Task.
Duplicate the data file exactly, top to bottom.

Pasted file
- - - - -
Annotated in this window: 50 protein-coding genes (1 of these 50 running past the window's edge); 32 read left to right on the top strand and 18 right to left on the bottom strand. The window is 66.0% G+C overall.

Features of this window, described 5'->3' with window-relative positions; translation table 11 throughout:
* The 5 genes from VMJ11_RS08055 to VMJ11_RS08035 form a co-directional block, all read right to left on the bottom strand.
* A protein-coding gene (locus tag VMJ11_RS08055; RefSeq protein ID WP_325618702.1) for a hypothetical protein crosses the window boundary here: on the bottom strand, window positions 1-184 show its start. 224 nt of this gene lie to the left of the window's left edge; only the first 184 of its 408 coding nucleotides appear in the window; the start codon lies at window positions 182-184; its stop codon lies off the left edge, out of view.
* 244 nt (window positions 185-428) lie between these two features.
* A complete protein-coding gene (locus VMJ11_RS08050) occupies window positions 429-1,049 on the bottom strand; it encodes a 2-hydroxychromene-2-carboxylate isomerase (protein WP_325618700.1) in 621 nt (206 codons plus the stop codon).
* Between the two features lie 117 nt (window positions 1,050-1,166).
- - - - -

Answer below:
Annotated in this window: 50 protein-coding genes (1 of these 50 running past the window's edge); 32 read left to right on the top strand and 18 right to left on the bottom strand. The window is 66.0% G+C overall.

Features of this window, described 5'->3' with window-relative positions; translation table 11 throughout:
* The 5 genes from VMJ11_RS08055 to VMJ11_RS08035 form a co-directional block, all read right to left on the bottom strand.
* A protein-coding gene (locus tag VMJ11_RS08055; RefSeq protein ID WP_325618702.1) for a hypothetical protein crosses the window boundary here: on the bottom strand, window positions 1-184 show its start. 224 nt of this gene lie to the left of the window's left edge; only the first 184 of its 408 coding nucleotides appear in the window; the start codon lies at window positions 182-184; its stop codon lies off the left edge, out of view.
* 244 nt (window positions 185-428) lie between these two features.
* A complete protein-coding gene (locus VMJ11_RS08050) occupies window positions 429-1,049 on the bottom strand; it encodes a 2-hydroxychromene-2-carboxylate isomerase (protein WP_325618700.1) in 621 nt (206 codons plus the stop codon).
* Between the two features lie 117 nt (window positions 1,050-1,166).